Historic District Design Guidelines

The Wake Forest Historic Preservation Commission and the Design Guidelines Committee have prepared a draft Historic Property Handbook with Design Guidelines for public review and comment.

The document is based on the Secretary of Interiors Standards for Rehabilitation and the previous version of the Wake Forest Historic District Design Guidelines. Once approved, this document will replace the Wake Forest Historic District Design Guidelines that were revised in 1999.

Review the Document and Share Your Comments
You're invited to review the draft document and share your comments.

Hard copies of the draft guidelines are available for review at the Wake Forest Historical Museum, 414 N. Main St., and at the Planning Department, located on the third floor of Town Hall, 301 S. Brooks St. Comment forms are available at both locations.

Public Meeting
Wednesday, Feb. 27 ~ 6-8 pm
Wake Forest Historical Museum, 414 N. Main St.

The Wake Forest Historic Preservation Commission will host a public information meeting to solicit public comment at the Wake Forest Historical Museum on Wednesday, Feb. 27, from 6-8 pm.

Staff Contact
Senior Planner for Historic Preservation Michelle Michael


Wake Forest Historic District Design GuidelinesHistoric District Design Guidelines 
Adopted in September 1999 by the Historic Preservation Commission, the Historic District Design Guidelines guide staff and the Historic Preservation Commission (HPC) in its decisions on Certificates of Appropriateness (COAs).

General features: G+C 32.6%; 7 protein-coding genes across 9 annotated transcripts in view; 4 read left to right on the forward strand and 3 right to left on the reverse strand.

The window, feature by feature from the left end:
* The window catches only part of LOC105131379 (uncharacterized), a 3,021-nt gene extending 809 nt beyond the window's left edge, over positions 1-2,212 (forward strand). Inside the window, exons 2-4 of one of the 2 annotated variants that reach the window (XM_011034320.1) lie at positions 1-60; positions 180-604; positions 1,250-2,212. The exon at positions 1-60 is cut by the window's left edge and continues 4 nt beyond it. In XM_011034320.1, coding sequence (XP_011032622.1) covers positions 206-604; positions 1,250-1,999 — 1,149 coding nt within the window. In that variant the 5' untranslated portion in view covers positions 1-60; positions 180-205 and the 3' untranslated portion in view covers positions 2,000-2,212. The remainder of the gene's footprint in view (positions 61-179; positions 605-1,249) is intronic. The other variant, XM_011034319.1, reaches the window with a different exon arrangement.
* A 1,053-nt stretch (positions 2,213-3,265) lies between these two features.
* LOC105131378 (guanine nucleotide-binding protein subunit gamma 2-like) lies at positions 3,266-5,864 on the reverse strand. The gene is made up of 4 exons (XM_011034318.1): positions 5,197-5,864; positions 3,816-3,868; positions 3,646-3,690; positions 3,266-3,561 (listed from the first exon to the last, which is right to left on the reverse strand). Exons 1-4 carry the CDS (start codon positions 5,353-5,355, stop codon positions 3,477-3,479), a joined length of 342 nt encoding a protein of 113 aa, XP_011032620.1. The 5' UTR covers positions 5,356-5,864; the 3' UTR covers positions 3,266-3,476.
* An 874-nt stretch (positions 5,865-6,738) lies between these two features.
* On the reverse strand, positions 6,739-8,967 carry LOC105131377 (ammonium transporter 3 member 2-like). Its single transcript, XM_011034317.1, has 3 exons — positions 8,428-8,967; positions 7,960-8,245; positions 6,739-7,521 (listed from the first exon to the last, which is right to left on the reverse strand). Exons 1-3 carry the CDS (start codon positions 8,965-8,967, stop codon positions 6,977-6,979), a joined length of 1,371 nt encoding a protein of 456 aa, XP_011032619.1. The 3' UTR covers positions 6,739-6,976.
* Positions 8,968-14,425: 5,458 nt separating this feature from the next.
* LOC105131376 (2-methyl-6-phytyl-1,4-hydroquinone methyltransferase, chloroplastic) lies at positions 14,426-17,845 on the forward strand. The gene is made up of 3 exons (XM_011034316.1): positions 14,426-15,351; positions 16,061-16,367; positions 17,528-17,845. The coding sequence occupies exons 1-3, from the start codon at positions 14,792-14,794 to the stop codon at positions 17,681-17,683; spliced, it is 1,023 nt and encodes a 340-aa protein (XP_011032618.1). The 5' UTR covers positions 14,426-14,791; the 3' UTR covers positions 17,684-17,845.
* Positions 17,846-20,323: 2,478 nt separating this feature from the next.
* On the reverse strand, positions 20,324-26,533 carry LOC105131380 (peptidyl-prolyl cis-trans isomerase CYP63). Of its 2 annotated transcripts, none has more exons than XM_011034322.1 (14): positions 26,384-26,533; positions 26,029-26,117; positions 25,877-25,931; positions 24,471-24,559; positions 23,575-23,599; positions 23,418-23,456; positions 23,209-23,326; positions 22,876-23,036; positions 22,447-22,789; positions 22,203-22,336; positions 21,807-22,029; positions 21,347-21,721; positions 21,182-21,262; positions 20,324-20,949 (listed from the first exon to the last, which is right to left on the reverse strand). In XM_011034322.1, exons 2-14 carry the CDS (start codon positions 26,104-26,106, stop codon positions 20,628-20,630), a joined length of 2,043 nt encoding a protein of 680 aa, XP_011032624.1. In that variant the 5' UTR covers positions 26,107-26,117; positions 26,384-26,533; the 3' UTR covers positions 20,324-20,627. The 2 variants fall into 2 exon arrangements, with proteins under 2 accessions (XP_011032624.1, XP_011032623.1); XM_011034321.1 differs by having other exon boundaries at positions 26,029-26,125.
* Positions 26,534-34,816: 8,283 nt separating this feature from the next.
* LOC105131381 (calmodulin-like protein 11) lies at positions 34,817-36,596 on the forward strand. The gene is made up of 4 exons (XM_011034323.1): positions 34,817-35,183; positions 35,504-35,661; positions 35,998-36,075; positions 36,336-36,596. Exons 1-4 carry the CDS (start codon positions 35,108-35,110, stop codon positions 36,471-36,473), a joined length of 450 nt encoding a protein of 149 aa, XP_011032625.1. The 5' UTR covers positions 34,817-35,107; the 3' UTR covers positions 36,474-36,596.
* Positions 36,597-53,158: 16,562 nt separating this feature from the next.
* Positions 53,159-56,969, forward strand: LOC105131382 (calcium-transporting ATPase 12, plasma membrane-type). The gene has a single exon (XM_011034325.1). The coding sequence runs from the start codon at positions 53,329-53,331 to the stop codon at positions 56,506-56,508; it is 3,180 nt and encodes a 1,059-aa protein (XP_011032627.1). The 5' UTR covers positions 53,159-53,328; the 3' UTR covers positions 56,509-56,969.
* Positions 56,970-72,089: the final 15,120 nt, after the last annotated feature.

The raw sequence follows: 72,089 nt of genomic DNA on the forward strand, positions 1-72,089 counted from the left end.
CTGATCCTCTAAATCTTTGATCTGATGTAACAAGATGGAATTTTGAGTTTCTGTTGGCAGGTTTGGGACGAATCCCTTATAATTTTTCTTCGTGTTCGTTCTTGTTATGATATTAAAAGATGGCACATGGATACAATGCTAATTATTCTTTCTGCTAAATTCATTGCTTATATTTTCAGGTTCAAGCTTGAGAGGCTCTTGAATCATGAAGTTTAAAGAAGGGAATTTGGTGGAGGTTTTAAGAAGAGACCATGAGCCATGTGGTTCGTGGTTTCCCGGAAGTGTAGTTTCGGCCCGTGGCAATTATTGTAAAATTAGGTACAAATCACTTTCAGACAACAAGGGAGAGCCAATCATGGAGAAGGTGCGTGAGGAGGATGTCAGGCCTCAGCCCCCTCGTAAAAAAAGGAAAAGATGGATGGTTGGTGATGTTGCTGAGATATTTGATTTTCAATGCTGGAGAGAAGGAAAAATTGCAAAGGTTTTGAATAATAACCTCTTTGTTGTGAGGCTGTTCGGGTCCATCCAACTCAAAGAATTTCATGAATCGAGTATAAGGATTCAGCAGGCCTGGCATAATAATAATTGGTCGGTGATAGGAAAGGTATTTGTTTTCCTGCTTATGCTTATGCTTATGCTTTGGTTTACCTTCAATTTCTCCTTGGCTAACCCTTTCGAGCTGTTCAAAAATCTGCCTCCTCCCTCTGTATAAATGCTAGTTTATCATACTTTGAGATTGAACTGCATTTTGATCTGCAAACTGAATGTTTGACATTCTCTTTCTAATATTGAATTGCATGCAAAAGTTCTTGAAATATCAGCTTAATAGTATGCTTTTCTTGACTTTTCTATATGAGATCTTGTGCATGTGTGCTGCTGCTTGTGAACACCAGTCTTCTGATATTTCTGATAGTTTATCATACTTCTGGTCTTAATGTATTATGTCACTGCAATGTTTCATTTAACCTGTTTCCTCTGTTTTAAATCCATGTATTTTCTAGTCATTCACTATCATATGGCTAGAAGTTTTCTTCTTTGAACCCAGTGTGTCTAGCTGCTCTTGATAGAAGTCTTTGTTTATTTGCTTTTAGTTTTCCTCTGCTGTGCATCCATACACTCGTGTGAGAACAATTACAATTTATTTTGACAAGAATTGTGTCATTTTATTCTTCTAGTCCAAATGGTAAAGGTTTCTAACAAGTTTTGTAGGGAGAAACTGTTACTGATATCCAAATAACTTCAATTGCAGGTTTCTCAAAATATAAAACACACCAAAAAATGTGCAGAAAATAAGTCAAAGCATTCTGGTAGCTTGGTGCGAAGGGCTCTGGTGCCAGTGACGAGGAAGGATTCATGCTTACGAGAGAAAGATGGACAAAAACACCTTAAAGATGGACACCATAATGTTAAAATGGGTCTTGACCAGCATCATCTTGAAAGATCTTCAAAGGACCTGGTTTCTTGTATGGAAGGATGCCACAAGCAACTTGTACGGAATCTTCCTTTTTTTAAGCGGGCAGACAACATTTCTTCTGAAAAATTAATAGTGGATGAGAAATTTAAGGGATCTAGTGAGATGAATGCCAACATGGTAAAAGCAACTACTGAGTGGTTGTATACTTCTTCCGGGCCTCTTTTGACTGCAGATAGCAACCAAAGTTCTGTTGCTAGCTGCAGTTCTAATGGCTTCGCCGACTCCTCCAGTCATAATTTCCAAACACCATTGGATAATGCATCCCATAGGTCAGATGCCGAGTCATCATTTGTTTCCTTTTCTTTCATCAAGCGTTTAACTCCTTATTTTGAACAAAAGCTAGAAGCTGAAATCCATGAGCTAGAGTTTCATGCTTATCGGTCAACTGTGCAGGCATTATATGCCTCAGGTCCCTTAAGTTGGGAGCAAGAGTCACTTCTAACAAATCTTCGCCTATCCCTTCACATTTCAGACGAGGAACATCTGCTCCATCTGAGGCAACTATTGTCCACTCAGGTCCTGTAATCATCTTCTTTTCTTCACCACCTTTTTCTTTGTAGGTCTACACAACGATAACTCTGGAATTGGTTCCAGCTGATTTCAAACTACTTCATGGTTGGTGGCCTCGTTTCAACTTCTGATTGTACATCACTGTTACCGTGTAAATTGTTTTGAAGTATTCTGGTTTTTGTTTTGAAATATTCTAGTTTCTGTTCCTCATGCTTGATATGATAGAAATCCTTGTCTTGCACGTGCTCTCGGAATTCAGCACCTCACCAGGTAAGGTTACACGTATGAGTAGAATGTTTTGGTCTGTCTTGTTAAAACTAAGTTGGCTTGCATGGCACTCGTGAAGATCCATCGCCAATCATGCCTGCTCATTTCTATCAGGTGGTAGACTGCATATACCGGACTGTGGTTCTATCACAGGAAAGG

As the document states: "The Town of Wake Forest takes pride in the unique architectural and historical aspects of its identity and has worked over the years to protect and enhance its architectural and cultural heritage. Various civic groups, the Chamber of Commerce, and local government advisory boards have maintained and improved many of the town's visual and physical qualities, while also promoting community awareness of and appreciation for the town's history and architecture. Recently, Wake County's surging growth has motivated Wake Forest to realize that while a larger population provides many benefits, it also brings the danger of being consumed into an amorphous conglomerate where all unique identity is lost. Thus, the efforts to protect and enhance the town's historic buildings have had to become more thorough and extensive. These guidelines are one step toward preserving the architectural heritage that Wake Forest must cherish if it wishes to remain a unique and intact community."